The Strenuous Life: the War on Yellow Days

(The last day of the year has me thinking about resolutions for 2016. No surprises there.)

I have been taught that goals should have measurable elements, and specific actions in order to be effective. It doesn’t work to just say “Do better” without talking about how to do it. And what do you actually mean by “better” in the first place? So today I am thinking about how to define these things.

I recently got an app for tracking, well… everything. Good data fuels the problem-solving machine. It started out as a pain diary, but then I added fatigue, mood, hormonal changes, and eating habits. It is sort of like a FitBit that doesn’t actually track steps or calories, but all the intangibles. One benefit of having this is that it summarizes your day by color coding the day on a calendar: green, yellow, and red. I’m sure you can figure out what those mean. This is the measure I have been using lately.

Green days and Red days are both easy, in a way. When you feel good, you can go about life the way you want: a normal day. When you feel really bad, you need to do whatever you can to feel better and recover: an emergency day. No one questions your actions or expects anything different from you on those days.

But those Yellow days…

For most people, hopefully they don’t happen very often. Maybe you have a low-grade cold that just won’t go away. Or you were up all night with a sick child and still have to work in the morning. Or it’s your 10th day of 12 hour shifts, and you just want a break. That is a yellow day, and that is where I spend a majority of the time because of Chronic Fatigue and Fibromyalgia.

If they only happened occasionally, most wisdom would say “Why torture yourself? Take some medicine that will take care of those symptoms, work from home if you can, sleep in on your day off.” Get back to Green. And that works when Green is the default, normal state. But, if Yellow is your normal, the question “Why torture yourself?” has a very different answer.

It is unreasonable to pretend that Yellow is a temporary state when it clearly isn’t temporary. If sleeping in for a day could fix it, I would be all over it. However, after months (years?) of trying to get to Green using conventional methods, I have just managed to sleep my free time away, and isolate myself by never leaving the house. And really, THAT is torturing me. I have managed to torture myself by not torturing myself.

Teddy Roosevelt (aka the totally awesome, ass-kicking President that liked to fight bears) advocated living The Strenuous Life. I learned recently that Teddy was actually born with many chronic ailments. He was weak, had a heart condition, didn’t have strong lungs, and really bad eyesight. No one expected him to live all that long. Instead of being that weak and sickly person, he decided to do crazy things, even for a healthy person. Can’t breathe? Let’s climb a mountain! Feeling weak? Let’s chop firewood for 12 hours without a break! Can’t see well? Let’s go hunt wild animals that get pissed off really easily and can eat me!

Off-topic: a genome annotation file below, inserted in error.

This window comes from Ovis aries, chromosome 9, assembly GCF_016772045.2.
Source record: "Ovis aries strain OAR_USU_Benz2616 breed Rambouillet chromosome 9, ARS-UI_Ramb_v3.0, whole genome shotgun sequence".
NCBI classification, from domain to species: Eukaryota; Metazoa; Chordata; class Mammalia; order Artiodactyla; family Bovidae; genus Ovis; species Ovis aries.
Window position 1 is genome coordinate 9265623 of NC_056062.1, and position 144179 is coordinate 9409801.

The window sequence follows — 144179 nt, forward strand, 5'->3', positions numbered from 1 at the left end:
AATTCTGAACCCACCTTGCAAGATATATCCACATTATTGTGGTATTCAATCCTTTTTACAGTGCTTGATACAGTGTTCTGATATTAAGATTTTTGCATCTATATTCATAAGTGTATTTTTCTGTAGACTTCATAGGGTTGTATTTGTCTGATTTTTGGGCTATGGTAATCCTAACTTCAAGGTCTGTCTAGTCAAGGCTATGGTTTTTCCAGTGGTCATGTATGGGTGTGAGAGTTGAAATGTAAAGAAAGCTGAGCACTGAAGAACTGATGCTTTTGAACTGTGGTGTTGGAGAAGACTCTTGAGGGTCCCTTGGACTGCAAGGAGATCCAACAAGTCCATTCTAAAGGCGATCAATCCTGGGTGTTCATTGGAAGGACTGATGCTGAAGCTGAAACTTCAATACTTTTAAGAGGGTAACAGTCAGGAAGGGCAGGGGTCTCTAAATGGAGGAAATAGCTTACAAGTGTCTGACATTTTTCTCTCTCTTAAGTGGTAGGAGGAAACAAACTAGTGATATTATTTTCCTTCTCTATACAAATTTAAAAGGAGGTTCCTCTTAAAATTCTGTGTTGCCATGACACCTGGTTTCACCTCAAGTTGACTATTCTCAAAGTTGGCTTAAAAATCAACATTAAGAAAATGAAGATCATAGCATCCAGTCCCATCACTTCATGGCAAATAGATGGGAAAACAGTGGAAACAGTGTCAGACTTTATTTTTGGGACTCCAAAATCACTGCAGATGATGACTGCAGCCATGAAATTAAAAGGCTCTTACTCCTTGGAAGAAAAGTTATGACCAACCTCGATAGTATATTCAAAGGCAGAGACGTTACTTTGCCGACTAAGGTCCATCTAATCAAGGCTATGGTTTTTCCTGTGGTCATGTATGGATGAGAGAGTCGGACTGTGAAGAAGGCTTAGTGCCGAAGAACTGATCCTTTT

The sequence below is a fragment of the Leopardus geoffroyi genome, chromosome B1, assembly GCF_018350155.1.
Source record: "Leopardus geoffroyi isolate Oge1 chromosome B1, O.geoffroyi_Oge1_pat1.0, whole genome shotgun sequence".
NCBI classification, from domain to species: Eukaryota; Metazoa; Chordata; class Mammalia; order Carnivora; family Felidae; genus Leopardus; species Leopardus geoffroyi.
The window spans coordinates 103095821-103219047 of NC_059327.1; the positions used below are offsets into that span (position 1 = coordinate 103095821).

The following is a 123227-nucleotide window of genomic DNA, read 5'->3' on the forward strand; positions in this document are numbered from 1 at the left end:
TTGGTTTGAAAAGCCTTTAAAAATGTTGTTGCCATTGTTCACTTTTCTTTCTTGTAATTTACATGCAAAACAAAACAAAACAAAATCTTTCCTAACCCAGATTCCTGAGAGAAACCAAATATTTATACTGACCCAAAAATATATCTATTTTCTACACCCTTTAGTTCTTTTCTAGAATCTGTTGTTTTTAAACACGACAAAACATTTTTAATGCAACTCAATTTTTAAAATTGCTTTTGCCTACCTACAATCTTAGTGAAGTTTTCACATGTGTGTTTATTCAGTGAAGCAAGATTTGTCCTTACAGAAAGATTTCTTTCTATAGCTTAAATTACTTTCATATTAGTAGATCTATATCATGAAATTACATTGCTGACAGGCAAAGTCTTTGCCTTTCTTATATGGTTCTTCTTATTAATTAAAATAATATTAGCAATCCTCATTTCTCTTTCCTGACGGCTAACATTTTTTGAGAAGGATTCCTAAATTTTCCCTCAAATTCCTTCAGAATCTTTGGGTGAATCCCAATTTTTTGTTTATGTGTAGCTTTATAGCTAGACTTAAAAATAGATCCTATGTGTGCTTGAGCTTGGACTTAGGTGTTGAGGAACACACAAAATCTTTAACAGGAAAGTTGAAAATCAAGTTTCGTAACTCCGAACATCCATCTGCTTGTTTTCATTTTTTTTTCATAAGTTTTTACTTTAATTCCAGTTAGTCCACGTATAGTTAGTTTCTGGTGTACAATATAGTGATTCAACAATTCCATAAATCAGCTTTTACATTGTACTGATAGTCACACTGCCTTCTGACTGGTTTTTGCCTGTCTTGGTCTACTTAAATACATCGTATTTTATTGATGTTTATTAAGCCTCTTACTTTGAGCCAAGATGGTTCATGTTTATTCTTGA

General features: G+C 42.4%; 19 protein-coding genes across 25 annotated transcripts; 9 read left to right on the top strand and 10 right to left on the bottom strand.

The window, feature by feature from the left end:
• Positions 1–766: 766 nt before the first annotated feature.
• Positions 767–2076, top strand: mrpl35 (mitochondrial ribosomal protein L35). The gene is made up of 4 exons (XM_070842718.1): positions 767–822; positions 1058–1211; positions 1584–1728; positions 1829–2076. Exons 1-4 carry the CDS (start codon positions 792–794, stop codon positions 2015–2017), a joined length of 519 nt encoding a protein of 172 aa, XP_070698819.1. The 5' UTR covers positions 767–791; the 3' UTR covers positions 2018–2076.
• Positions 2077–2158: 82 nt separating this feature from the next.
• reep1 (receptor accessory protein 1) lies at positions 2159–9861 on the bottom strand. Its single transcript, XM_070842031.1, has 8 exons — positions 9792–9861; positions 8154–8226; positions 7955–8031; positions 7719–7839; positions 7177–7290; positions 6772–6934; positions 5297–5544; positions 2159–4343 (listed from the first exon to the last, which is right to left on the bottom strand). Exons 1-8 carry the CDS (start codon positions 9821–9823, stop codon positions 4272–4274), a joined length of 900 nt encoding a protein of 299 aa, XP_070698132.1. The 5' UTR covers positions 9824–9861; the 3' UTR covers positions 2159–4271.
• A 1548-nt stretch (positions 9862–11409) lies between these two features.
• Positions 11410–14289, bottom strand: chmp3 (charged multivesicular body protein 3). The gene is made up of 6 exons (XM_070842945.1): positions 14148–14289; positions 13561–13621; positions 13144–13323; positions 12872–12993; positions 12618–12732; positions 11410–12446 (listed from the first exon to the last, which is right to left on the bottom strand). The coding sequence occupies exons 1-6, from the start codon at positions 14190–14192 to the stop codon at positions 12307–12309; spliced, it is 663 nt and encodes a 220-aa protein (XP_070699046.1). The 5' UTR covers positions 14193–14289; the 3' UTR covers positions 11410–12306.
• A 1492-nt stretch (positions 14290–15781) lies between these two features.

So that is strenuous, and crazy. But, he became a strong man with lots of vitality by overcoming these things. It makes me think that I should be fighting against Yellow instead of trying to appease it. Hmm…

So that brings me back to defining what “Do better” actually means for me. I need to declare war on Yellow. I doubt I’ll wrestle a bear any time soon, but I at least need to keep Yellow in check. Funny side thought: in Color Theory, yellow has a quality of bigness to it, where a yellow object looks bigger than the same object in a different color. So Yellow literally will consume and push the boundaries of any space you give it. A wily opponent, indeed.

So, for 2016, my goal is to accumulate weapons to fight off Yellow. Here is a list of the first few I have identified:

  1. Build flexibility into the day, without judgement. There will still be Red days, and days where Yellow will win, so make room for them.
  2. Create an environment of supportive people who will give me a reason to fight. I feel like I have an accommodating environment, but not any co-workers who miss me when I work from home for 2 weeks straight. I guess that means I need to build better connections.
  3. Identify the little things that make things harder than they have to be. Ex., Right now I live on the 4th floor, and have to climb the stairs to get home. I feel pretty good before I climb the stairs, and I lose all momentum and energy by the time I get to my front door. I would love to not have those stairs to deal with. (This gets me into a thought loop because now I am wondering if that is a good strenuous or a bad strenuous.)
  4. Don’t over-do it! To answer my thought loop in #3: It is pointless to make fewer Yellow days by turning them into Red days, or turning Green into Yellow. Bad strenuous would be pushing so hard you cause worse problems for yourself. Make sure the fight is worth it.
  5. Don’t under-do it! Don’t purposefully make more Red days, but don’t live in fear of them either. If not sure whether an action will turn a Yellow into a Green or a Red, choose to risk the Red for the sake of the Green.

Those seem like revolutionary ideas to me right now, but actually, I think they are the same ones I read everywhere about how to manage chronic illness. But, it’s always better to have a connecting idea that is personal to get it all to make sense. I am internalizing these so it is wisdom that comes from within me, not from some expert or lifestyle blog. (Yes, I am typing this in a blog list format, and am completely aware of the irony.)

Here’s hoping 2016 will kick Yellow in it’s quivering, fat, yellow belly!

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